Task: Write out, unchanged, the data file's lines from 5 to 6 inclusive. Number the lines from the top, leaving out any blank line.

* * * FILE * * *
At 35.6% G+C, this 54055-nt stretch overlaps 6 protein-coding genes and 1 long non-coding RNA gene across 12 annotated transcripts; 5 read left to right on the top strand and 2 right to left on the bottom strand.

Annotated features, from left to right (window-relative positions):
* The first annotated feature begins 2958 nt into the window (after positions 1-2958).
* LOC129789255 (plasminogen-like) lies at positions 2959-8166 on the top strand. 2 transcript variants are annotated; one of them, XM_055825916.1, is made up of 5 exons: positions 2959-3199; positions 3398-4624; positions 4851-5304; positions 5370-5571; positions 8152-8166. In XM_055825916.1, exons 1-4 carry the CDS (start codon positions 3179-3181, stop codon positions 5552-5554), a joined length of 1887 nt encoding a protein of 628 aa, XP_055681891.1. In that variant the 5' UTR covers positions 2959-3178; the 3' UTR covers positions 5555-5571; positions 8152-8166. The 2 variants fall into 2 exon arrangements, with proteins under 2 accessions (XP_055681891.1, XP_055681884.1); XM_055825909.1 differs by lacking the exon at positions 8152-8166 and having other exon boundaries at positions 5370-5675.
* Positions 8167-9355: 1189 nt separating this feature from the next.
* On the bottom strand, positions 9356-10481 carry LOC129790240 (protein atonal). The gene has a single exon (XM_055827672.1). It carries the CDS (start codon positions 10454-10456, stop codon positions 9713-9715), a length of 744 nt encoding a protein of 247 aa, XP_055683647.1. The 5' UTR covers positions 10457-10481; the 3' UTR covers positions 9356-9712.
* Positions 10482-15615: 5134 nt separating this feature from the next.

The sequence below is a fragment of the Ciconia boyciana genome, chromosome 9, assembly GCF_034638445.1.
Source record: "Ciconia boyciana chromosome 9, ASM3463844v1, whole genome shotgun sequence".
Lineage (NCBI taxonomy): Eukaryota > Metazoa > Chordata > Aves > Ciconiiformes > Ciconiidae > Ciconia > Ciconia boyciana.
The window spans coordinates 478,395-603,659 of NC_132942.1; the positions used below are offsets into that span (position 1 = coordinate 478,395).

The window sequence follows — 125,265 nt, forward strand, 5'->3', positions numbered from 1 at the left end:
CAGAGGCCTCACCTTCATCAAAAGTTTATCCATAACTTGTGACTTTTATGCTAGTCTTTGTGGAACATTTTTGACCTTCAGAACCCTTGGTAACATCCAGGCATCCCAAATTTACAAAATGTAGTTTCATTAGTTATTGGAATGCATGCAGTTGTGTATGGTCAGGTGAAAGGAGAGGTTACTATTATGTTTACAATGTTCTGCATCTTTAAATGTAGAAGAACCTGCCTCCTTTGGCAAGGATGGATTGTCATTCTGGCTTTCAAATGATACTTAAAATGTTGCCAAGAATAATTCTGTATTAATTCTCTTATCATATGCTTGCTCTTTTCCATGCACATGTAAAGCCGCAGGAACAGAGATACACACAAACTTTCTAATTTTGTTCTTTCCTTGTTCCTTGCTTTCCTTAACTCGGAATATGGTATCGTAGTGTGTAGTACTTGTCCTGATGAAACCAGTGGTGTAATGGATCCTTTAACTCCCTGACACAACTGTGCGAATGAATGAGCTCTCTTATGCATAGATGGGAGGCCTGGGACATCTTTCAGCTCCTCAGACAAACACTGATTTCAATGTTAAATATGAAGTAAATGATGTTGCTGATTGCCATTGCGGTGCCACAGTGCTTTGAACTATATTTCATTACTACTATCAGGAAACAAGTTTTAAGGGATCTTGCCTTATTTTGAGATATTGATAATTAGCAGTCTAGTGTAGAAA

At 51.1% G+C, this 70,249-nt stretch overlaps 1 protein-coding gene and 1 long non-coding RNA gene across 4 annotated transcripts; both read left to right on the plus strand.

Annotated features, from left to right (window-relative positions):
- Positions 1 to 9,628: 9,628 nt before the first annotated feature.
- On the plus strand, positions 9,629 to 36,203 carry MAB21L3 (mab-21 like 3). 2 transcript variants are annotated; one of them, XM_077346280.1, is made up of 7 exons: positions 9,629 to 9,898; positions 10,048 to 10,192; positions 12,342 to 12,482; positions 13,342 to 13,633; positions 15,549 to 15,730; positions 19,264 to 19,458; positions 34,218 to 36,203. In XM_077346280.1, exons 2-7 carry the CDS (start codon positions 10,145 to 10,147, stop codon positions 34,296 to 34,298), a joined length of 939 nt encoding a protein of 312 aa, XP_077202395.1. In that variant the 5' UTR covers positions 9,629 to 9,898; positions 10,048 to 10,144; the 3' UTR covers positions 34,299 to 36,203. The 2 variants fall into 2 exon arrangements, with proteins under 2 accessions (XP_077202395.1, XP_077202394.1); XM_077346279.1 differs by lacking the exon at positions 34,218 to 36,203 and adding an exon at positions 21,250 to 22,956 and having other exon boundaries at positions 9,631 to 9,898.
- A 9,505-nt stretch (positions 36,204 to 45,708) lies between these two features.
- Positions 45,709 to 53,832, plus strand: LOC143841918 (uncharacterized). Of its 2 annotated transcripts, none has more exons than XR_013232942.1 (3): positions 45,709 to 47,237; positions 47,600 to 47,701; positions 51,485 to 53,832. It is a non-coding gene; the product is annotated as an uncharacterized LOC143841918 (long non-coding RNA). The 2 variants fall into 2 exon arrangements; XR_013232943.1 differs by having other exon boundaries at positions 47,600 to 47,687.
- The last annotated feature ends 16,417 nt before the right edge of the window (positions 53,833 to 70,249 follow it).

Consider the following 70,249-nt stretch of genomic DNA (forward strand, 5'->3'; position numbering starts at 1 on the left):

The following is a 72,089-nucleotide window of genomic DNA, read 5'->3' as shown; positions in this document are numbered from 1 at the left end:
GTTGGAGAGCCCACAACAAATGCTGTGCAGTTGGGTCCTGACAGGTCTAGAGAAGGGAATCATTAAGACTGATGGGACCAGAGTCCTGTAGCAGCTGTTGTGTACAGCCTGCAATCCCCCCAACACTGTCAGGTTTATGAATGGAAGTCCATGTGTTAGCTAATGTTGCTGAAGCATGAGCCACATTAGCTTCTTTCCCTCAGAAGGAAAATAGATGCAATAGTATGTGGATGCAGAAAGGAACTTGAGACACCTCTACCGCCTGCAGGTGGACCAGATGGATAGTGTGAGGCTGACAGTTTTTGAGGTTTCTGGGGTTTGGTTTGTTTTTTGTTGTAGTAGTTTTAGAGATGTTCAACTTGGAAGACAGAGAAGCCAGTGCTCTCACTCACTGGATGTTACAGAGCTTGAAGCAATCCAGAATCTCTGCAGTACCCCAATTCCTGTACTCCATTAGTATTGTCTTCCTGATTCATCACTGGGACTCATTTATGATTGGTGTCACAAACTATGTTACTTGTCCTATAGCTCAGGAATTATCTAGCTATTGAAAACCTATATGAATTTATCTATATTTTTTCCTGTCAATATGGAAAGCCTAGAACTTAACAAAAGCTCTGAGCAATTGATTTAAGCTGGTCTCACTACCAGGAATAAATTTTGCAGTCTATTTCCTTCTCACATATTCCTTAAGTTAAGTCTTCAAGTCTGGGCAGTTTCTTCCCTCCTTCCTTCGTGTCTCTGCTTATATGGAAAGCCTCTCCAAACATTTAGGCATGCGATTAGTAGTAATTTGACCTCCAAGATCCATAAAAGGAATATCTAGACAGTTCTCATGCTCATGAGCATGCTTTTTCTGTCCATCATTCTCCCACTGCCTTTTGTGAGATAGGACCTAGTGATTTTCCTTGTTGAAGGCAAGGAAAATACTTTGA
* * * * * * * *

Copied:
* Positions 8167-9355: 1189 nt separating this feature from the next.
* On the bottom strand, positions 9356-10481 carry LOC129790240 (protein atonal). The gene has a single exon (XM_055827672.1). It carries the CDS (start codon positions 10454-10456, stop codon positions 9713-9715), a length of 744 nt encoding a protein of 247 aa, XP_055683647.1. The 5' UTR covers positions 10457-10481; the 3' UTR covers positions 9356-9712.